Having a live-in dog trainer might be a little unusual, but Charlotte found his exoticism entertaining, and his training made her dogs fantastic models. Dog, she corrected herself. She should really get another, but didn’t feel ready.
“Morning, Ivan.” She opened a cupboard and got out a coffee mug printed with a picture of Lila in a fairy costume.
As usual, Ivan had pulled his glossy black hair into a ponytail. His clothes – charcoal-colored slacks and a silky shirt in dark purple – were a little slick for Colorado, though they made him popular in the nearby casinos of Cripple Creek.
Ivan reached down and fondled Lila’s head as she put her front legs on the rungs of his chair. “It is getting colder. It’s a good thing Lila’s elf costume has long sleeves, but she should still not be outside for too long.”
Charlotte nodded absently as she picked up the coffee pot. “They have those outdoor heaters. Did you see the tracks in the back yard this morning? They don’t look like the regular wildlife.”
Ivan got up and went to the large windows that looked out on the back yard. He grunted. “Stray cat, maybe. It won’t last long.”
“Poor thing,” Charlotte murmured. The phone rang, and she put down her coffee to answer it. “This is Charlotte.”
“We have a problem.” It was Shermont Lester, one of Manitou Springs’ civic pillars. “Phil broke his leg skiing moguls.”
“That’s not good,” Charlotte said. Every Christmas Eve, the Manitou Springs Volunteer Fire Department delivered Santa Claus to the town clock in an antique fire truck. Phil Grant, a genial man in his sixties, usually played Santa. Charlotte was going to be Mrs. Claus this year, and weather permitting, Lila would be dressed as one of Santa’s elves. “Those baggy red pants will hide a cast, won’t they?” Charlotte asked. “It’s not like Phil has to walk for the role.”
“And what about kids bouncing up and down on his lap?” Shermont asked. “It’s not very festive if Santa screams and passes out.”
Charlotte sighed. “You’re right. I wasn’t thinking.”
“I’d fill in, but I’m getting on a plane in four hours,” Shermont said.
“What about Alex?” Charlotte asked.
“Already left to see family in Phoenix.”
“In-laws are visiting, and he’s the only one who can deep fry the turkey.”
Charlotte closed her eyes and rubbed one temple with her free hand. “Did you call just to share the bad news?”
“Actually,” Shermont said, “we were wondering if Ivan would do it.”
Charlotte choked out a laugh. “You want Ivan to play Santa?” She heard a chair push back and turned.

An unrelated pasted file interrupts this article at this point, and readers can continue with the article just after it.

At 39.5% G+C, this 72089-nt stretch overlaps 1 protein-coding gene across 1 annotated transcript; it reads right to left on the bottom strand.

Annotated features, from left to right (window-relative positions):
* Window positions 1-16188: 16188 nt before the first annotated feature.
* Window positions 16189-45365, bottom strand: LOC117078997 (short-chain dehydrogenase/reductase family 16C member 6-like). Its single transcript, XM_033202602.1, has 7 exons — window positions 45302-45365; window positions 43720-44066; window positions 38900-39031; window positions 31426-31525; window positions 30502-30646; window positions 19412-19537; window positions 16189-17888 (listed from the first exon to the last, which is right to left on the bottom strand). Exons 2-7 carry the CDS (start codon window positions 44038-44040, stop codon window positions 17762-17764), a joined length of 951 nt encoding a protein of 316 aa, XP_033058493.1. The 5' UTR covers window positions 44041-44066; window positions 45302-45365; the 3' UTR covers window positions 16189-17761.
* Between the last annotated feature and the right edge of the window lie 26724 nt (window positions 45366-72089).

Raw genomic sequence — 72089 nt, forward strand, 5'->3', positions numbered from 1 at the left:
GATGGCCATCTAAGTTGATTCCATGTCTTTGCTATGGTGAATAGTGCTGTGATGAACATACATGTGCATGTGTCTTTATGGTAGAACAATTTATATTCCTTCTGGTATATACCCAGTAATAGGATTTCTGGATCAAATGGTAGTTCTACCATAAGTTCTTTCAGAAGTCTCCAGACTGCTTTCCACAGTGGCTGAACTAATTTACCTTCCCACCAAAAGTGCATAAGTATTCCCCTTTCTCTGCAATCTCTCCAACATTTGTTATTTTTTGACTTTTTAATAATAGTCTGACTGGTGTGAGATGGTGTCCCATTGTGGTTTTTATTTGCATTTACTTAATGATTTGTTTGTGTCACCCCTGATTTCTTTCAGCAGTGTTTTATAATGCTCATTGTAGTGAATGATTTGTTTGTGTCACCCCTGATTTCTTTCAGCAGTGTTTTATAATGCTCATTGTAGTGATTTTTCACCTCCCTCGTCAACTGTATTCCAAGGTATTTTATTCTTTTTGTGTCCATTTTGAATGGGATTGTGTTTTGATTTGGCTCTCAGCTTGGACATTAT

Ivan stood as tall as his five feet six inches allowed. “I will do it.”
She looked at his straight black brows, high cheekbones and olive complexion. “Um.”
Shermont spoke in her ear. “Did I just hear him say he’d do it?”
“Hold on.” Charlotte covered the phone’s mouthpiece with her hand. “Does Russia have Santa Claus? I mean, are you familiar with the legend?”
Ivan waved a dismissive hand. “We have someone very close. He and his granddaughter, the Snow Maiden, carry presents and an evergreen tree in a sleigh pulled by three horses. They bring gifts to the children in person. There is none of this chimney business.”
Charlotte started to uncover the phone. “Do you call him Santa Claus?”
“We call him Ded Moroz.”
Charlotte stared at him. “Ded Moroz? That doesn’t sound very jolly.”
Ivan stared back. “No one in Russia is jolly.”
Charlotte studied Ivan, trying to see him as children might. Although only in his mid-thirties, his face was weathered from time with the circus. In addition to his habitual serious expression, he had a scarred patch under one ear from where a wolf had challenged him for dominance – and lost. “Does Ded Moroz have a beard?” she asked.
“A long white one.”
She lifted the phone to her mouth. “Shermont? I guess you have a Santa.”
After breakfast and a shower, Charlotte dressed, then put on her coat and Lila’s. She also pulled rubber booties on Lila’s feet, to keep the fur from icing up between her toes. “Come on, Lila,” she said, opening the door that led from the kitchen to the backyard.
As she walked across the snow to the stone outbuilding that served as the workshop for Petey’s Closet, Charlotte studied the animal tracks she had noticed earlier. Lila bounded by, leaving almost identical marks in the snow. “Weird,” Charlotte muttered.
She unlocked the door to the workshop and flipped on the lights, then turned on the space heaters that made the place comfortable during the winter. It seemed extra cold, and Charlotte reflected that a stone building was a primitive dwelling, even when you put up drywall and track lighting.